Given the sometimes old-fashioned reputation of the country, it is normal to wonder about the state of Gay Travel in Ireland. For anyone in the LGBT community, the classic picture of Ireland as a very religious and generally quite conservative country may not bode well for travel plans. But take heart - travel in Ireland is generally problem-free, whatever your sexual orientation or identification might be as long as you are as safety-conscious as you would be in any foreign city or country. Ireland has become a much more gay-friendly country with the referendum passing of the Thirty-fourth Amendment which amended the Constitution of Ireland to permit same-sex marriage in 2015. Though generally, it might make sense to adopt a low profile in the more rural areas.
Gay Ireland - A Complicated Story
Despite the high national esteem for the poet Oscar Wilde, the actor Mícheál Mac Liammóir or the nationalist Roger Casement, homosexuals and especially gay men were not historically celebrated or widely accepted in Ireland's even more recent history. As a result, the LGBT community has long been used to living very much in the closet.
In the mid-1970s both the Irish Gay Rights Movement and the Northern Ireland Gay Rights Association started their fight against discrimination and for law reform. The Hirschfeld Centre, a community center for lesbians and gays in Dublin's Fownes Street, became the focus of activities after its official opening on Saint Patrick's Day 1979. Legal struggles were initiated by David Norris, a Joyce expert, gay rights campaigner and Senator. But only in 1993 was male homosexuality (or rather "buggery between persons") finally decriminalized in Ireland. Then, in 2015, Ireland approved an amendment to the constitution via popular referendum to recognize same-sex marriage.
Attitudes Towards Homosexuality in Ireland
Ireland today prides itself in being an inclusive, non-discriminatory society which essentially means that being gay is not a crime in itself anymore and that you may openly follow your sexual orientation. Unfortunately, this does not imply acceptance by every single Irish citizen. In some circles, homosexuality is still regarded as sinful and/or an aberration - even an illness.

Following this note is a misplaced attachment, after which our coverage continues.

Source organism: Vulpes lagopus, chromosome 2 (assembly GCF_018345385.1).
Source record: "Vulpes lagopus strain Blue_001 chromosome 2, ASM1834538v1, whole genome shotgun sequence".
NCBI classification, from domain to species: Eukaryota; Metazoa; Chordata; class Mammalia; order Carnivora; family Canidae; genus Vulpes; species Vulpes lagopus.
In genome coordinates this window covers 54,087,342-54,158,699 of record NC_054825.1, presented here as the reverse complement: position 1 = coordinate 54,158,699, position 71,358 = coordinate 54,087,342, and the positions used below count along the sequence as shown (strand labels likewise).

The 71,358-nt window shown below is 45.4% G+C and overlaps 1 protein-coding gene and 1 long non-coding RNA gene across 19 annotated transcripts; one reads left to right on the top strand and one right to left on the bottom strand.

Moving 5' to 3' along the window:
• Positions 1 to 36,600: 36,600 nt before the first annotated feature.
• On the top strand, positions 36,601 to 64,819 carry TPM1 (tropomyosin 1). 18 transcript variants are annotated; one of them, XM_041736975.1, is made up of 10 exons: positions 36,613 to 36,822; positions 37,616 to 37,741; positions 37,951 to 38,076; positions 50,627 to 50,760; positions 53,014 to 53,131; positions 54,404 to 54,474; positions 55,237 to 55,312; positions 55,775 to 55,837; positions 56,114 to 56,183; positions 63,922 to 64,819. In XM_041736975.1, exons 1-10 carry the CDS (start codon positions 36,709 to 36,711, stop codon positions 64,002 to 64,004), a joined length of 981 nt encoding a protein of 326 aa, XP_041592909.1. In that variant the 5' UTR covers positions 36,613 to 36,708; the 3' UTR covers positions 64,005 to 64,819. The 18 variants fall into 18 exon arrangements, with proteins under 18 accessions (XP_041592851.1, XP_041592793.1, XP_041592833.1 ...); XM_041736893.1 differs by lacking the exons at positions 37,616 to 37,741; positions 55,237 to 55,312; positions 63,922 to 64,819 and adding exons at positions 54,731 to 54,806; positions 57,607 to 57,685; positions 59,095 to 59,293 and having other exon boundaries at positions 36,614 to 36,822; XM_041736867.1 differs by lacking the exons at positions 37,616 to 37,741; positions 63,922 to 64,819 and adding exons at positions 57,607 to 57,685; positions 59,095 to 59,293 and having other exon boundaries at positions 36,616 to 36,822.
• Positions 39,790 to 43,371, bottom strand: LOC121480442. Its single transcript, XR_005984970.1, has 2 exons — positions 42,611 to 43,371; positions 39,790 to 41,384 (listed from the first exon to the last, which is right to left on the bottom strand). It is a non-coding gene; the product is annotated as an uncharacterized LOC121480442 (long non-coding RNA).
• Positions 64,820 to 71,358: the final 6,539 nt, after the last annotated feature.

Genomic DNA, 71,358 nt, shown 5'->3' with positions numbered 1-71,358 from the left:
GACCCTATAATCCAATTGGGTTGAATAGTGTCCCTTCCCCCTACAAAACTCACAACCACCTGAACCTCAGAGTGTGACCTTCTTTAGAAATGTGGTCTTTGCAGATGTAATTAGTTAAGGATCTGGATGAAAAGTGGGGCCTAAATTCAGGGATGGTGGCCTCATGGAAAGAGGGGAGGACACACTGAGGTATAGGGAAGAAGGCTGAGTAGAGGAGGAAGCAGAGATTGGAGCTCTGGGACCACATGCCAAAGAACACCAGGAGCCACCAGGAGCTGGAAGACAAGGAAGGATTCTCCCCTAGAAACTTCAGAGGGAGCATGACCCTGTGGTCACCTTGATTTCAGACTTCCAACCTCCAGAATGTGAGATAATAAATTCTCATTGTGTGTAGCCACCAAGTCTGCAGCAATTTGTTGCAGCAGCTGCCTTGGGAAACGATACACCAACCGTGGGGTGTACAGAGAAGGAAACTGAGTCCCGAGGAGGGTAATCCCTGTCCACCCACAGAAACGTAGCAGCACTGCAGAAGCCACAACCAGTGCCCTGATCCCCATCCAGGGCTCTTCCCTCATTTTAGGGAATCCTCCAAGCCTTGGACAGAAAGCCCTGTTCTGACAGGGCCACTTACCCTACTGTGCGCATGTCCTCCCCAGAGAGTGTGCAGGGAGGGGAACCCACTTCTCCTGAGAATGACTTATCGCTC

On the other hand, the LGBT community has established itself in Ireland and feels no need to live in hiding anymore - for more on Ireland's gay scene see below. But note that this is a fairly recent development and that most openly gay Irish are young. The older generation often preferring to stay in the closet.
While discrimination against people identifying as LGBT is officially frowned upon, it still exists. Open displays of same-sex affection will in many places at least raise eyebrows and gay men enquiring about a double room may suddenly find the B&B hopelessly overbooked. Openly gay couples may also attract snide, rude, insulting or downright threatening remarks in pubs. Fortunately, most aggression stops at the verbal stage.
However, as a sign of the changing times and wider acceptance, Ireland elected its first openly gay head of state in 2017. Leo Eric Varadkar became the fourth ever openly gay leader globally.
The Gay Scene in Ireland
Today Ireland has a lively "gay scene", especially in Dublin and Belfast. Some favorite hang-outs like the "George" in Dublin are clearly identifiable by their use of the rainbow flag, others are far more discreet. The best bet for visitors who want to meet other gay people is to obtain a copy of GCN, the Gay Community News, a monthly magazine with comprehensive listings.
Marriage Equality and Panti Bliss
In 2015 Ireland became the first country in the world to get marriage equality by popular demand - a hotly contested referendum decided on henceforth calling all unions between two consenting adults marriage, regardless of the sexes involved. And Ireland also gained an openly gay Health Minister in the same year (Leo Varadkar had his coming out on national radio in January and is now the Prime Minister). In 2016, the prominent lesbian campaigner Katherine Zappone was made Minister for Children and Youth Affairs. Who'd have thought so just twenty or so years ago?
The Pantibar run by Panti Bliss (the stage name of Rory O'Neill, Ireland's most public, though not always popular, drag queen) on Dublin's Northside (Capel Street, Dublin 1, website pantibar.com) has become a rallying point for many of the more extrovert members of the LGBT community, while The George is the best known and well-established gay pub just across the river (89 South Great George's Street, Dublin 2, website thegeorge.ie).
What About Homophobia in Ireland?
Yes, there still is still homophobia in Ireland, and some very outspoken concerned citizens might make LGBT visitors less than welcome with the usual sneers and insults, openly or in a more disguised way. Homophobic attacks are also not unheard of, so again bear in mind that while Ireland, in general, should be regarded as a "safe" destination, you might experience some negativity from the less enlightened substratum of society.